Recently a wine bottle sold for 12,000-euros at an auction. And it wasn’t a particularly old bottle, a 2003 vintage, so exactly 12 years of age as of today. It wasn’t a large format either but the standard 750ml. That’s not even a litre and yet it cost more than a chunky gold bar. And that was the price before taxes and it was not just for one bottle but an entire case which were sold at the price. So clearly, stocks weren't limited and I have had this wine from other vintages on various occasions and I am definitely not the kind who is specially flown in to be privy to anything so exclusive and expensive. In short, it was just another day of buying for a client (possibly in China or Russia) and paying the equivalent of common man’s annual salary for what will be the first course accompaniment for an evening of fine food and revelry.
And this is a sign of the times to come, showing us just what the wine market is transmogrifying into: an ugly money-hungry creature that is all about the superlatives and the expletives. An endless race to acquire and possess with a flair to flash and show off too. And all this is chiefly based on how deep your pockets run and how brazen your attitude is when lavishing coins at pricey bottles. In plain English, the people who can henceforth afford the best of wines may not necessarily be the ones who can afford the good taste to truly relish them.
Which reminds me of the other lovely piece of “precious wine drunk by the precious few” news, when Putin and Berlusconi went and opened a bottle of a 240-year old sherry in Russia’s latest acquisition, Crimea. Apart from the recent annexation, this only further heightened the Crimeans' anger against their new owners, for this bottle happened to be a part of a set of five which are/were considered national heritage. To have then been popped and drunk just because the two leaders could was like adding rocket fuel to a raging inferno of a flame! But what makes it worse is that nobody knows how much of the bottle did they drink and how it was relished. All we know is that the world is now poorer by one 240-year-old bottle of a what must have been a very exquisite wine.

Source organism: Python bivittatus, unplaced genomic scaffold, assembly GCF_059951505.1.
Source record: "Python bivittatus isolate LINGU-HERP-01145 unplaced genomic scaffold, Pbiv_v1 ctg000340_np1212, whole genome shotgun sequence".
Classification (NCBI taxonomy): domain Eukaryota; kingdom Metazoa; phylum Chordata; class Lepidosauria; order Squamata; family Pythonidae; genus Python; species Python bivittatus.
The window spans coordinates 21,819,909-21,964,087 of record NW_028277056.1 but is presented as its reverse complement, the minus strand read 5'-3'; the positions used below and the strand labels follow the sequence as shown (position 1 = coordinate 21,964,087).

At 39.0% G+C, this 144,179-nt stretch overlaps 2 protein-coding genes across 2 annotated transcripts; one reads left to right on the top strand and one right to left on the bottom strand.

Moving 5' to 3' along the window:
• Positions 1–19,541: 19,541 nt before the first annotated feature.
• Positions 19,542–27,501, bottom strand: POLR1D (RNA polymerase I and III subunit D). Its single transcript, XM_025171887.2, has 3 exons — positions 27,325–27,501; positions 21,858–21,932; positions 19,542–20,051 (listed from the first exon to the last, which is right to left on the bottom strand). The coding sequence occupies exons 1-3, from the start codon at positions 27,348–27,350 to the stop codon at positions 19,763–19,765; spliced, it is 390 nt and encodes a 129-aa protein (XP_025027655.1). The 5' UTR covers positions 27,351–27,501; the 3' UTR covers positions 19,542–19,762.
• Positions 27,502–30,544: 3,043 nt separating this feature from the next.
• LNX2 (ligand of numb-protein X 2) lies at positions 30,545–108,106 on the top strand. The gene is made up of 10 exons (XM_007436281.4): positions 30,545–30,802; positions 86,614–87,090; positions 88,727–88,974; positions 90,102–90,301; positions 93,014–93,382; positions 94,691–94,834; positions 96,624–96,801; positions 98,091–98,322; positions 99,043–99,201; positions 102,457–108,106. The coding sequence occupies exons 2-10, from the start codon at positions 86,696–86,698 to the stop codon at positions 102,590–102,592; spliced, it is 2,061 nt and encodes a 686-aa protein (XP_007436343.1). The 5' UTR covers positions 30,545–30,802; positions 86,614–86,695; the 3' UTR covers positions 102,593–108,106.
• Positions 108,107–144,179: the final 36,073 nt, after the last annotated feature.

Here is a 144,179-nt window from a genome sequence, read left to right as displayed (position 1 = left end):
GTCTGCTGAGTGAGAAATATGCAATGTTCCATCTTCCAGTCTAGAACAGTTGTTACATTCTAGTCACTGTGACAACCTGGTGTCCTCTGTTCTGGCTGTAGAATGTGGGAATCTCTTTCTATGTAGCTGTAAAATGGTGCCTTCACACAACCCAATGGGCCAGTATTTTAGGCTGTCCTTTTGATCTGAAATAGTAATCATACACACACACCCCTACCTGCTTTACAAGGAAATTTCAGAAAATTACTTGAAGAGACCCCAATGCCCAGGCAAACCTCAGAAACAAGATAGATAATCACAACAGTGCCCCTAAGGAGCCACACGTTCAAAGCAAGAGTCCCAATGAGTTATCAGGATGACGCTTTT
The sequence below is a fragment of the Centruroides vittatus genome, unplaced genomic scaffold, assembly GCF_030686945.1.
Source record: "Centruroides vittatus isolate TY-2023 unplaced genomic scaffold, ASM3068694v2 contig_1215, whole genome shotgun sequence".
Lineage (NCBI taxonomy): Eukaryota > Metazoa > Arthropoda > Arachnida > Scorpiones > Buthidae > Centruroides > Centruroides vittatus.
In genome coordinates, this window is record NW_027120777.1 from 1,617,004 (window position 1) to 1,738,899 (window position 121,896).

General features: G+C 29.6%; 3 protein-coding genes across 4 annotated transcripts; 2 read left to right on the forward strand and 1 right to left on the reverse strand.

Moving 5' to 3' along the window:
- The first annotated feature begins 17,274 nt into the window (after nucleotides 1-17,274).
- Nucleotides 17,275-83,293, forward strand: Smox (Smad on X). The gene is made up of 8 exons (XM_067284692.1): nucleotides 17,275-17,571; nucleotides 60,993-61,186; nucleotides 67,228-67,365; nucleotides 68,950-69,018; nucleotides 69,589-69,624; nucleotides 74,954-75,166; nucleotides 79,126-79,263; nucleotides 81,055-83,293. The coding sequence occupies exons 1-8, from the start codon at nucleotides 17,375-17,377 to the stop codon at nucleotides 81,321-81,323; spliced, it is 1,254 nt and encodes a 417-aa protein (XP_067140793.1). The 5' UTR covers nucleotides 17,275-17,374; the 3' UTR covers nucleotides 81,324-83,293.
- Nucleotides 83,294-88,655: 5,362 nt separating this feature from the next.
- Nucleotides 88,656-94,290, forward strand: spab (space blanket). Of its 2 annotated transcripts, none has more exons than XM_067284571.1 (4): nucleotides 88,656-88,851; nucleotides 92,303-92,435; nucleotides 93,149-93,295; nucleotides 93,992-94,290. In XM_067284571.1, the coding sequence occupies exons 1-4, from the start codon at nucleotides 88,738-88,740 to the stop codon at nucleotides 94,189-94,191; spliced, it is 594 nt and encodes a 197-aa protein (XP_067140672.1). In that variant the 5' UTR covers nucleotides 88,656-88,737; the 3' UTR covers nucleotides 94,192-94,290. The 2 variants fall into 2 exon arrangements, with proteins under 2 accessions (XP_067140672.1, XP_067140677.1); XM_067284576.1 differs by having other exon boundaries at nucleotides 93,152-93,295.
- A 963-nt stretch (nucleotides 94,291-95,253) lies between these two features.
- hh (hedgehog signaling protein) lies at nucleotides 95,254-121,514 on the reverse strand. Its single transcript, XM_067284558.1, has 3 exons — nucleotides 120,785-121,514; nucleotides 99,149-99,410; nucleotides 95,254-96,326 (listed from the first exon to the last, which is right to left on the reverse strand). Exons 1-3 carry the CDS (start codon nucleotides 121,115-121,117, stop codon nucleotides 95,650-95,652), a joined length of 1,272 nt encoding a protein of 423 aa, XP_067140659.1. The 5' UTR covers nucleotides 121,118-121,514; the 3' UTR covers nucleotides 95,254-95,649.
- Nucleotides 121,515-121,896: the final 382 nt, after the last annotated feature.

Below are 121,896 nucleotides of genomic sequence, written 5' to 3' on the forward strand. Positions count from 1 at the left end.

And that is a sad situation really. Like a restaurant which is always booked out and when you do manage to squeeze in a booking, you can only afford a shared starter and a pasta main course. But any democratic, capitalist set-up will veer towards this direction, no matter what. People who get richer will instantly and instinctively wish to acquire the best of everything, and not being confident of their palates, they will look at the price to ascertain good taste.
Good wine is becoming more about power play than anything else and the wineries have the worst case of mixed feelings when they see their good stuff fly out at five-digit prices only to turn up in settings where their babies won’t hold centerstage, at least not for any of the right "geeky" reasons.
The unfortunate reality is that money talks, and it just doesn't know when to shut up and appreciate the good golden silence. Meanwhile, all that I and other wine writers of my ilk can do is to sit by the roadside and crib about how the (wine) world is going to rot. Yes, there’s a pun in there but I am too pissed off to even smirk.